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Improving governance of the marine space: an opportunity
for Blue Growth in the Mediterranean sea
A new study presented by the European Commission finds that
the establishment of maritime zones, including Exclusive Economic Zones (EEZs),
in the Mediterranean would benefit the EU's Blue Growth and wider sustainability
The study looks at the costs and benefits of establishing
maritime zones in the Mediterranean and provides an analysis of the impacts of
establishing EEZs on different sea-based activities.
EEZs could allow for a more effective spatial planning policy,
which in turn could help attract investments and further economic activities.
Maria Damanaki, European Commissioner for Maritime Affairs and
"There are huge untapped opportunities in the Mediterranean
Sea, which could come to fruition by establishing Exclusive Economic Zones
The proclamation and establishment of maritime zones remains
the sovereign right of each coastal State.
It is our joint EU responsibility to ensure that the right
conditions are in place for the blue economy to flourish.
Mediterranean coastal states could agree on their maritime
zones on the basis of the United Nations Convention on the Law of the Sea
The study focuses on the opportunities which EEZs and other
similar zones would bring in terms economic costs and benefits, sustainability
and governance of marine space and should be viewed in the context of the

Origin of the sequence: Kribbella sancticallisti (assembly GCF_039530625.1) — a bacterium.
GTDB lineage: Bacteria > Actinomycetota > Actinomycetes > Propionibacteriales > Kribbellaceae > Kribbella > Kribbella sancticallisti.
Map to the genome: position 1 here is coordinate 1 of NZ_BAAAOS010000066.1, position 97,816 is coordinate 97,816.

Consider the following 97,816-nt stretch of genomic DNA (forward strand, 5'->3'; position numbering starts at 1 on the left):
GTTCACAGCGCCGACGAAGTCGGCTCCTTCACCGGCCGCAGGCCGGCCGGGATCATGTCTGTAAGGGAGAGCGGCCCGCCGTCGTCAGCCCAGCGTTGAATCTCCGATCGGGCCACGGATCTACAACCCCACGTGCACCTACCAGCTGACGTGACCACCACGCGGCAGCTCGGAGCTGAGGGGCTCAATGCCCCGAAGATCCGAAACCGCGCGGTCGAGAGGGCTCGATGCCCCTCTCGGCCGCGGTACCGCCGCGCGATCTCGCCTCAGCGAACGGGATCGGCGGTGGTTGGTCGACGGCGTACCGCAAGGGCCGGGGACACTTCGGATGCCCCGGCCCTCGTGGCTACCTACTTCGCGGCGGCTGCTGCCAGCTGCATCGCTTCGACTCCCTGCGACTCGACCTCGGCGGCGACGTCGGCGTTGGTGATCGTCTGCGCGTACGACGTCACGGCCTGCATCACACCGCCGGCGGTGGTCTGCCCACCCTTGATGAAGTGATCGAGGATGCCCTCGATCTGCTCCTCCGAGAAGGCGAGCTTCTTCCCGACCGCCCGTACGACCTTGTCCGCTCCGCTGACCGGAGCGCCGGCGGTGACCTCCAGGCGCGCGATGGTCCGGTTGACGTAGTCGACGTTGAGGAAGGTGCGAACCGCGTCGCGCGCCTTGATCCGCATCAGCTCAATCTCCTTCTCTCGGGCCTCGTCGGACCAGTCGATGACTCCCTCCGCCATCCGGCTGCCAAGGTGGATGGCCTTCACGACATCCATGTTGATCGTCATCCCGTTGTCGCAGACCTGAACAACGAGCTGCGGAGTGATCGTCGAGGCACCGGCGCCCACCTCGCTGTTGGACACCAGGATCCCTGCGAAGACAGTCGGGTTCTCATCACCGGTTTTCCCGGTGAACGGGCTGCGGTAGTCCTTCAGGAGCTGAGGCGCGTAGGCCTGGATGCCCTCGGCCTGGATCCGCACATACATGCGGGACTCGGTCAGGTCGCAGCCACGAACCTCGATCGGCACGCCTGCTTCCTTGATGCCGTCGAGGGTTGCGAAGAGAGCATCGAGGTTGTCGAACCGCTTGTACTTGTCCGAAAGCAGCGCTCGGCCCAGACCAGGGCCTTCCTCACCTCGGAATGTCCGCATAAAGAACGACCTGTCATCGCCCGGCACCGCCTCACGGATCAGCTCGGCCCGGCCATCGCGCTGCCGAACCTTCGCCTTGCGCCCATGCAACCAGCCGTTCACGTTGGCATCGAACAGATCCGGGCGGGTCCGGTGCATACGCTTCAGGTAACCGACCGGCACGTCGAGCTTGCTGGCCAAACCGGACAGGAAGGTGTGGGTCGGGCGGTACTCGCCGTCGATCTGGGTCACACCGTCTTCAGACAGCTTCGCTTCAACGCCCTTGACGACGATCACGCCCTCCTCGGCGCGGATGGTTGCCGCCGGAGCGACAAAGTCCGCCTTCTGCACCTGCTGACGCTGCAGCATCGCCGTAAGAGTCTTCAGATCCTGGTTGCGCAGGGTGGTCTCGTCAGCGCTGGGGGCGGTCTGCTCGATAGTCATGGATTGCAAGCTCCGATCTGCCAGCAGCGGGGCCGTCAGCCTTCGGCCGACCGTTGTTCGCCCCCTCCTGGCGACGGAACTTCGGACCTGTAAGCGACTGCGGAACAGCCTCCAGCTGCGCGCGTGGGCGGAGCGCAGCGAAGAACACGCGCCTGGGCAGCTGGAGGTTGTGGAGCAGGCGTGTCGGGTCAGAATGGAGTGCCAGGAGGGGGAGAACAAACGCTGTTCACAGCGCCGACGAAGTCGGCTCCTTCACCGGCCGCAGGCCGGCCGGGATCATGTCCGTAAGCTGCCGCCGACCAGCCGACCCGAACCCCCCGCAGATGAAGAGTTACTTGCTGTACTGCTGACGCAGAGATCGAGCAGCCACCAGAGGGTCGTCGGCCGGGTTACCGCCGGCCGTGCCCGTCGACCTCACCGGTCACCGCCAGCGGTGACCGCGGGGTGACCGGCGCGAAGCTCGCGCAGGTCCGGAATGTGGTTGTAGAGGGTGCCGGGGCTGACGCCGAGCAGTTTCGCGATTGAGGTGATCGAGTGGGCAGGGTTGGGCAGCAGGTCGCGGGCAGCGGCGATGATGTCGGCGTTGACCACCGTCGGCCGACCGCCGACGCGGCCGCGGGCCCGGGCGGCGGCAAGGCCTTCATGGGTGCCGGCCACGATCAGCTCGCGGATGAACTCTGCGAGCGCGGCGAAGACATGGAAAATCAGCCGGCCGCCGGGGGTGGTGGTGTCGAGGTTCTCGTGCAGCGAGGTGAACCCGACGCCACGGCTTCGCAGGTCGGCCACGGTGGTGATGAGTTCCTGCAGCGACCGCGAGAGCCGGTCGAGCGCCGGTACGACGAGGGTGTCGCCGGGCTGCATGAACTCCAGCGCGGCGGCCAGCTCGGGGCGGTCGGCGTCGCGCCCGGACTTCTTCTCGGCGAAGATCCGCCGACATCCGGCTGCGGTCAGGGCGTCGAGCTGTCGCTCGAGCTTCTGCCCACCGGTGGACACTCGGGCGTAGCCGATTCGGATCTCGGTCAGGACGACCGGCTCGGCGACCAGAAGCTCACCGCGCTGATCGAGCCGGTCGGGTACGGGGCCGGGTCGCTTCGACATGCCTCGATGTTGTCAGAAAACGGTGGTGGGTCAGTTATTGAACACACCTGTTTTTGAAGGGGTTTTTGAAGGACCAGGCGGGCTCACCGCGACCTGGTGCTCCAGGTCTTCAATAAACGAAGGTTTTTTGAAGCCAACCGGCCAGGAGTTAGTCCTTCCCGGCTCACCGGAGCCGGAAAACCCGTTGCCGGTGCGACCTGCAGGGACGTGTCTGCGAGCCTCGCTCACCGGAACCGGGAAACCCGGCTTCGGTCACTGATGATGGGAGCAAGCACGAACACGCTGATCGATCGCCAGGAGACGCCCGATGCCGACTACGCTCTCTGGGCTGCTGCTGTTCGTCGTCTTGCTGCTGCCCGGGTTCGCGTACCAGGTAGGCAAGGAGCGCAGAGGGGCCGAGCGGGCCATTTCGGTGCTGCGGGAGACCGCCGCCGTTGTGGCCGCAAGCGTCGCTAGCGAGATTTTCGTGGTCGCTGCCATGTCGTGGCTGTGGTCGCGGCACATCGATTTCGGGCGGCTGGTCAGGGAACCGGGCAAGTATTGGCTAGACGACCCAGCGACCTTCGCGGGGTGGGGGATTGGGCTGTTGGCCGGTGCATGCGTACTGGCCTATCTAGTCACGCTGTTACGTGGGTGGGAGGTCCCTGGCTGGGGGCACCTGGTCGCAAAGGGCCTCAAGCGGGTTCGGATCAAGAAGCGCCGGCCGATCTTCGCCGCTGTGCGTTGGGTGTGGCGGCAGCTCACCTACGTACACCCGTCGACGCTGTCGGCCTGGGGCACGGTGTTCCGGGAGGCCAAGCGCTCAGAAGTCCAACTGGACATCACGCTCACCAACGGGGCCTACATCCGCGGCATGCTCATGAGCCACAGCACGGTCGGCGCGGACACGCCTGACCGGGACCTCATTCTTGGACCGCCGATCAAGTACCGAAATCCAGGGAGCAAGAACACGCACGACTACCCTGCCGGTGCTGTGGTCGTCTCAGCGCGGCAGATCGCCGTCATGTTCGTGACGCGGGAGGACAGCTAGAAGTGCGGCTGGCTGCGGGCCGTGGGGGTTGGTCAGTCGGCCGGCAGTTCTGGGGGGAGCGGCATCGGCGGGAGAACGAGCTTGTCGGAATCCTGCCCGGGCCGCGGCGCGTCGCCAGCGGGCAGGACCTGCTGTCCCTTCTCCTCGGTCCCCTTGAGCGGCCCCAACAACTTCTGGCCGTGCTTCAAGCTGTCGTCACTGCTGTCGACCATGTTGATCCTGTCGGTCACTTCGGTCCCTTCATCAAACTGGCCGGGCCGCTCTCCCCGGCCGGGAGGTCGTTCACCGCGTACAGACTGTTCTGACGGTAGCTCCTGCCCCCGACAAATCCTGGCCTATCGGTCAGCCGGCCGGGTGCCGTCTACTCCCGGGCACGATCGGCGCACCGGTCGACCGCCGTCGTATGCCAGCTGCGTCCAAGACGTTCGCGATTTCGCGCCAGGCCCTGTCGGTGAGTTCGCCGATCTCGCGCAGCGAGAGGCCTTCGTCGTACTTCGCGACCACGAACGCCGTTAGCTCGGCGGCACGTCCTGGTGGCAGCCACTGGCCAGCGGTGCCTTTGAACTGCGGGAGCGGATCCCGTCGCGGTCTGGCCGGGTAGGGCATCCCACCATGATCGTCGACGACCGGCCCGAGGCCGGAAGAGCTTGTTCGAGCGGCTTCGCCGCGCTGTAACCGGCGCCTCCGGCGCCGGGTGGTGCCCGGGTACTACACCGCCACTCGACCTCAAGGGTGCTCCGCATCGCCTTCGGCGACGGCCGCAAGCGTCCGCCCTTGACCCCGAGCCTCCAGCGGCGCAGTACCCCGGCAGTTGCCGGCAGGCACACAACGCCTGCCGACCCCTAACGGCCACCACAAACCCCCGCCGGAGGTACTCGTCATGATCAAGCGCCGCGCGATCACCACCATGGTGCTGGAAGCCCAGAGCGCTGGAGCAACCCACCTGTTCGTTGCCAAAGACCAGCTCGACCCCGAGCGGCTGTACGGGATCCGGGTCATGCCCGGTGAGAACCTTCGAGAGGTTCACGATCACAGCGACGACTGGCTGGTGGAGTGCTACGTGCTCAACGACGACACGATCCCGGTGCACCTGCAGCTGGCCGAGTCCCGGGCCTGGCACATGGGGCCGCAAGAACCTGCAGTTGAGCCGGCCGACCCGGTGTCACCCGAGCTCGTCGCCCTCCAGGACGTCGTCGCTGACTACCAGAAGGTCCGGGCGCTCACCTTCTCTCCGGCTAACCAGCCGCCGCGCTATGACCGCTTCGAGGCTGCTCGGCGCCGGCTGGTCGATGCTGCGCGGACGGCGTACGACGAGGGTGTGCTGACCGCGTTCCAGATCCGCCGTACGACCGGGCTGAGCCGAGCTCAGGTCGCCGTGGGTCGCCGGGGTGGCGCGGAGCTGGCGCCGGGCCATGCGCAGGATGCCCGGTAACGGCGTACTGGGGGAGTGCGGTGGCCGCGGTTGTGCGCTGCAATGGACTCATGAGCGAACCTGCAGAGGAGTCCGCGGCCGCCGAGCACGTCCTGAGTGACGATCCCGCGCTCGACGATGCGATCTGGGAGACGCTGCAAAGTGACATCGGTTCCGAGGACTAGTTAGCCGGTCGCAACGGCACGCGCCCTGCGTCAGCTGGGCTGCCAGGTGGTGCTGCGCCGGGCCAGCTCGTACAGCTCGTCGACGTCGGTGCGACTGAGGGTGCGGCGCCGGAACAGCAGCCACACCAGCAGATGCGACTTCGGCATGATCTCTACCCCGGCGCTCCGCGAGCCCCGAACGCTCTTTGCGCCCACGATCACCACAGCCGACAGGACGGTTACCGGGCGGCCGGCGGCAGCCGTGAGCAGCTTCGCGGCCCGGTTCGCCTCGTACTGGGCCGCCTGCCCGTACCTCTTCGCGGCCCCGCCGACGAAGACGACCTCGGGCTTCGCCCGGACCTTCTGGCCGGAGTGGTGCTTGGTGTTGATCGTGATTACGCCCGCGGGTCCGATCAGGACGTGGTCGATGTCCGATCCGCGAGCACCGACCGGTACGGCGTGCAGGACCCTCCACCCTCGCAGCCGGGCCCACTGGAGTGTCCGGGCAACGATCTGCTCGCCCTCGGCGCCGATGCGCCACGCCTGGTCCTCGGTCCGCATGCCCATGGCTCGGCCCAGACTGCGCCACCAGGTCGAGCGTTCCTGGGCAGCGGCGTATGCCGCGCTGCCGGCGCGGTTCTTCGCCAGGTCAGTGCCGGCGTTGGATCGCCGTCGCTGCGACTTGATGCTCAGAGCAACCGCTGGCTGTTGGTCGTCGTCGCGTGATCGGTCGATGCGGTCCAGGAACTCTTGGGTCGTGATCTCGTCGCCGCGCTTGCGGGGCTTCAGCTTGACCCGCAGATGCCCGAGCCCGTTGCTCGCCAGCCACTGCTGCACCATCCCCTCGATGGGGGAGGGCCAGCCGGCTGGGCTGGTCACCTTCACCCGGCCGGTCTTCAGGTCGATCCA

European Commission's Blue Growth agenda.
The EU Blue Growth Strategy aims at creating sustainable
economic growth and employment in the marine and maritime economy to help
Europe's economic recovery.
These economic sectors provide jobs for 5.4 million people and
contribute a total gross value added of around 500 billion euros.
By 2020, these should increase to 7 million and nearly 600
billion euros respectively.
It highlights the five areas with the greatest potential for
blue energy, aquaculture, maritime, coastal and cruise tourism, marine mineral
resources and blue biotechnology.
In the Mediterranean as in other sea-basins, coastal states
have a responsibility to regulate human activities and to further develop their
blue economy in a sustainable manner.
A large part of the Mediterranean sea surface is currently
beyond the jurisdiction or sovereignty of coastal States. It remains therefore
largely unprotected as far as living aquatic resources and the marine
environment are concerned.
At the same time, proper economic development is difficult in
an uncertain regulatory framework.
In 2002, at the World Summit on Sustainable Development in
Johannesburg, the global community committed to maintain the productivity and
biodiversity of important and vulnerable marine and coastal areas, both within
and beyond national jurisdiction.
However, there is no specific legal regime for implementing
the relevant provisions of the UN Convention on the Law of the Sea (UNCLOS),
particularly in relation to the protection of the marine environment in the
areas beyond national jurisdiction.
This issue has been discussed at the UN since 2006.
The coverage of a greater portion of the Mediterranean Sea
under the jurisdiction of the EU Member States would ensure that in such areas,
EU regulations concerning fisheries, environment and transport would apply and a
higher level of protection would follow.